But after hearing of the club’s plight in this newspaper, Malcolm Birt, from Ipswich, came forward to donate a roller to the club to help with repairs as well as a cheque for £50.

The club also received a £100 donation towards pitch repairs from neighbouring club Mendlesham FC.

In an email, Mendlesham chairman Tim Mack said he was “appalled” by the vandalism.

He said: “It is difficult enough keeping a football club funded and volunteer rich without having to deal with such mindless vandalism.”

Pete Mayhew, Stowupland Falcons chairman, said: “It was a really nice thing for Malcolm to do.

“It came out of the blue and he phoned up and said he wanted to help.

“He said he’d been involved with local football in his younger days and that the roller was more use to us than it was to him.

“He also donated £50 towards repairs which was really kind.”

Mr Mayhew added that the donation from Mendlesham FC showed that grass roots football “had come together”.

“There can be a little bit of rivalry between clubs,” he said. “But it’s nice to know that when it comes to the crunch, they wanted to help out a fellow football club.

“Ultimately, we are all trying to do the same thing and bring football to the people.

“Everyone talks about money in football, but let me tell you, there isn’t much at the grass roots level.

“£100 is a lot of money to Mendlesham and it’s such a kind thing for them to do.

“I think it shows that people do come together.”

Mr Mayhew said that due to the extensive rain in the past week, the club has so far been unable to work on the pitches.

“The games were called off due to the weather this weekend and so we haven’t been able to roll it yet.

“We are hoping to get on there at some stage on Sunday and get them ready for next weekend,” he added.

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Plea for help after vandal attack

Plea for help after vandal attack: Volunteers from a city football club have appealed for help after vandals struck.

As reported by the Evening Express on Friday, officials at Kincorth AFC were left shocked after intruders damaged their pitch at Kincorth Field.

Plea for help after vandal attack

Vandals got onto the land and covered it in tyre tracks and burnt-out debris.

Some of the damage has been cleaned up but a scorch mark remains almost a week on.

Now the club’s chairman, Kris Harris, is urging anyone with the expertise to help restore the pitch to its former glory to get in touch.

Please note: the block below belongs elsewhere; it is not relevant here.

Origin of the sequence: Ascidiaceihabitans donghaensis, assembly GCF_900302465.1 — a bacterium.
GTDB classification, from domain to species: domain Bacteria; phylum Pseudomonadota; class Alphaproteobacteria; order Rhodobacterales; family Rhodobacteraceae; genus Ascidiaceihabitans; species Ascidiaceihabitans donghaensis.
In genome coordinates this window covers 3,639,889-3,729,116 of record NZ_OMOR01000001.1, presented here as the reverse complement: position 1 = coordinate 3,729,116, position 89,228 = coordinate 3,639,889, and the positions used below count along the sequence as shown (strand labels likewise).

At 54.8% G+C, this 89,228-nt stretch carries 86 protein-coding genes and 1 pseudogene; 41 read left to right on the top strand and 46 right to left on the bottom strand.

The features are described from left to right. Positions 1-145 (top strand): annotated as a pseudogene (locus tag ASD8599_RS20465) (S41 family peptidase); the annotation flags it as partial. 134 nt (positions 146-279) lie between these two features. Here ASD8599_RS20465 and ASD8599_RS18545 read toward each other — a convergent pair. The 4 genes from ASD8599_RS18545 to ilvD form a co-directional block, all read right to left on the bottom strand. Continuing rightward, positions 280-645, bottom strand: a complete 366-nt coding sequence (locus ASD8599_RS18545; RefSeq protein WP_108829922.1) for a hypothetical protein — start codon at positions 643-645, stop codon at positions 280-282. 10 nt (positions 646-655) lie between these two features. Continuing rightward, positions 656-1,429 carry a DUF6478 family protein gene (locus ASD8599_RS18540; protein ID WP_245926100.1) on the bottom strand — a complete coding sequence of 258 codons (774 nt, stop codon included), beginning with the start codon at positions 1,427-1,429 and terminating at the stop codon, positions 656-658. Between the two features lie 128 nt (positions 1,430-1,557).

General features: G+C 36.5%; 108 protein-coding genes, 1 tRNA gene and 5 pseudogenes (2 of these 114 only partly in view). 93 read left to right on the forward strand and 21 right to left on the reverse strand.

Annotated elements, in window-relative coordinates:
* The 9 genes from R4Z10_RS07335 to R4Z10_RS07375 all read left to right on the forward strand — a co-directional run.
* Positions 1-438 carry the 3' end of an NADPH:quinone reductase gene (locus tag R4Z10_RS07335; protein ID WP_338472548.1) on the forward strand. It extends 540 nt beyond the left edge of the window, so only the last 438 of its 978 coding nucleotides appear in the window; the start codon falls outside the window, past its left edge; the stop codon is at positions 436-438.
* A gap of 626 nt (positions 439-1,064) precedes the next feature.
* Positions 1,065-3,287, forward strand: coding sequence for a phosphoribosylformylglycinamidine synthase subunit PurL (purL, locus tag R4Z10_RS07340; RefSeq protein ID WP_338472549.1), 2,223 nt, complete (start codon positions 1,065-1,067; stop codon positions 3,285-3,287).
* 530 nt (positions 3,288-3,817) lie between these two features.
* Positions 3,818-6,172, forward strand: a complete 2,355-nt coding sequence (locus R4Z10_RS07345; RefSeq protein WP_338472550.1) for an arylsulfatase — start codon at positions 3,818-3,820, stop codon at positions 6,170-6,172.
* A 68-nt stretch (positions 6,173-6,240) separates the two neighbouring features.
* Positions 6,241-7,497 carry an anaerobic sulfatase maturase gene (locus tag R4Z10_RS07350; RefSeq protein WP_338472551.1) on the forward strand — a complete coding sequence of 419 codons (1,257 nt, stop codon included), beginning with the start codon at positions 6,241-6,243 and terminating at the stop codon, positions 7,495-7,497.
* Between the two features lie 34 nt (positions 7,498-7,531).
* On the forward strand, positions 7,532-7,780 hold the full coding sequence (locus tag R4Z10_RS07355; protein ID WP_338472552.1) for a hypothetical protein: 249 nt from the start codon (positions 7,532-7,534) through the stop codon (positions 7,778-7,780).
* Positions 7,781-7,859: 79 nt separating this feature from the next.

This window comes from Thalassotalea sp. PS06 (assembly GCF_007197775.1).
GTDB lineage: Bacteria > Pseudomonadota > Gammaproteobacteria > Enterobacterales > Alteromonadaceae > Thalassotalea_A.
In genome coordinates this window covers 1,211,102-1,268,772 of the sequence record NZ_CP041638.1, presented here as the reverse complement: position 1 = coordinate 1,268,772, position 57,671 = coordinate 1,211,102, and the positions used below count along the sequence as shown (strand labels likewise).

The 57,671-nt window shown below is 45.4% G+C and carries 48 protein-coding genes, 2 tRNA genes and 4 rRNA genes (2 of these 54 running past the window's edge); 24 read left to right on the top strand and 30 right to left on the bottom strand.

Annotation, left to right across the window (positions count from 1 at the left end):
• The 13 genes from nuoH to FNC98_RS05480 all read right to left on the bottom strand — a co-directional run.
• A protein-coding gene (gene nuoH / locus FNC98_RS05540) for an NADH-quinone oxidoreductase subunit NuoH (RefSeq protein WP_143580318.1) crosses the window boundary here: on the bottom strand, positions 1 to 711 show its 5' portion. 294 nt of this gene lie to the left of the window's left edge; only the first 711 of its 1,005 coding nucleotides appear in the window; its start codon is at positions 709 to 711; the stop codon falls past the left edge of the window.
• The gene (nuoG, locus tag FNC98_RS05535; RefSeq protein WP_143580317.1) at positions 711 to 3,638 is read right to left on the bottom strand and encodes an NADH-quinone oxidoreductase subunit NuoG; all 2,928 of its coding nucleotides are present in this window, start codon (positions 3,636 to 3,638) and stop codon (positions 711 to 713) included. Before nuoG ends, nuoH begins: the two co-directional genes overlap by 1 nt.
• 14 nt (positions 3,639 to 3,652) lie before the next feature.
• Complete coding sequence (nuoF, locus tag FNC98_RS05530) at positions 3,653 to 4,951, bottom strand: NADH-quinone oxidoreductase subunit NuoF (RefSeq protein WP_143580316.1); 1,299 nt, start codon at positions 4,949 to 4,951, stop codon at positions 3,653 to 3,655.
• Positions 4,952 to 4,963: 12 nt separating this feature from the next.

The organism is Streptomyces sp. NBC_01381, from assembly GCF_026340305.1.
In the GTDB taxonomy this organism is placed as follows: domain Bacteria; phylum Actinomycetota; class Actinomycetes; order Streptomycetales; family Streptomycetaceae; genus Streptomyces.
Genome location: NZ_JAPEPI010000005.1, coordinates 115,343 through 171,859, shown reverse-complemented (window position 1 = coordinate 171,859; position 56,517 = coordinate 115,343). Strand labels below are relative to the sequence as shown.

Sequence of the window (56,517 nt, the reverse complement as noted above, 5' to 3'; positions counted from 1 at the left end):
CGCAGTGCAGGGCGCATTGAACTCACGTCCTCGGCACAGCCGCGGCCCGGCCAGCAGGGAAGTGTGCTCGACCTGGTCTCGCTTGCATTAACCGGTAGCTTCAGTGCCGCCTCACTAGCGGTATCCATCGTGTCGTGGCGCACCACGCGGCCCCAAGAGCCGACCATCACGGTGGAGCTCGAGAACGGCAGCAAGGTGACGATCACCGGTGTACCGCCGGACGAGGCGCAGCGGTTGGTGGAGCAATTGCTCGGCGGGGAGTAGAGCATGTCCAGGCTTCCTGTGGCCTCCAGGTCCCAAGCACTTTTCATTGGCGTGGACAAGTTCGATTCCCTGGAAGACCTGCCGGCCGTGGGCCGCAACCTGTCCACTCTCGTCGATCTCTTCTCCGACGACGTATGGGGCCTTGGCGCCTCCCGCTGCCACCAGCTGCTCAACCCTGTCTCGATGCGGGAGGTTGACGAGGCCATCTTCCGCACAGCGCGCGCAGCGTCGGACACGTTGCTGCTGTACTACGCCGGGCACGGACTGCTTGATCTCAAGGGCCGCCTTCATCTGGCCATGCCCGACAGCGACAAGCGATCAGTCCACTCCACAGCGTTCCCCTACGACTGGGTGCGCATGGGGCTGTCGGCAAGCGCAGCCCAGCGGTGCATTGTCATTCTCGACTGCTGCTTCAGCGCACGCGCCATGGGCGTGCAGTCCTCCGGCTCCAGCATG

Mr Harris said: “We need some help please. As you know the pitch was vandalised last week and there is a scorch mark on the edge of the box.

“Our co-manager Andrew Ewan is really not happy about it and we need to get someone professional to have a look.

“We would be grateful if you can point us in the right direction.

“What we’re hoping to do is cut this scorch mark out and replace it with a part from behind the goals, but again this is something we need advice on.”

The club is celebrating its 35th anniversary this year and it is one of the most successful teams in the history of the Aberdeen Amateur Football Association.

Mr Harris added: “The culprits of this damage have little awareness of the wider impact this has on the community.”

Contact the club via facebook.com/kincorthafc/ if you can help.

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Swindon boss praises groundsman

Swindon boss praises groundsman: Richie Wellens revealed the work of groundsman Marcus Cassidy and his army of matchday volunteers played a big part in his decision to accept the Swindon Town manager’s role little under a year ago.

Last week, Town scooped the Institute of Groundsmanship (IOG) Professional Football Grounds Team of the Year accolade at an awards ceremony hosted at the Vox Conference Centre in Birmingham.

Swindon boss praises groundsman

It’s the third time that Cassidy and his volunteers have been recognised for their efforts at a major awards ceremony in three years.

Last season, Town won the EFL’s League Two Grounds Team of the Year award. And the season before, Cassidy scooped the highly commended award.

With next Wednesday marking a year since Wellens was confirmed as Phil Brown’s successor at the Energy Check County Ground, Wellens took the opportunity to applaud the efforts of Stonehouse-based Cassidy – who is midway through his 19th season at the club.

Wellens said: “It’s great Marcus is winning these awards – it’s a big part of why I came here.

“A lot of pitches at this level are small – 12 or 15 yards shorter than ours and a lot narrower.

“For me, it’s difficult to play good football on those pitches and that’s why teams score a lot of goals from set plays and long throws.

“Everyone knows how good Marcus is. It’s probably better because he never lets us train on it. I half let him off with that.”

Town’s ground staff were tested during last Saturday’s home game against Walsall when heavy rain at the conclusion of half-time saw underfoot conditions deteriorate.

Puddles gathered, although Town weathered the literal storm to record a 2-1 win.

The pitch will now be rested for more than two weeks with no game scheduled until Mansfield Town visit in League Two on November 23 – although that could change if this weekend’s FA Cup first-round clash at Cheltenham Town is drawn.

Despite the praise, Wellens made no secret of his desire to train more frequently at the County Ground to boost players’ home awareness.

He said: “It will get loads of rest. Next time we turn up here, I expect the grass to be cut the exact length and expect it to look pristine because no one is allowed on it for two weeks.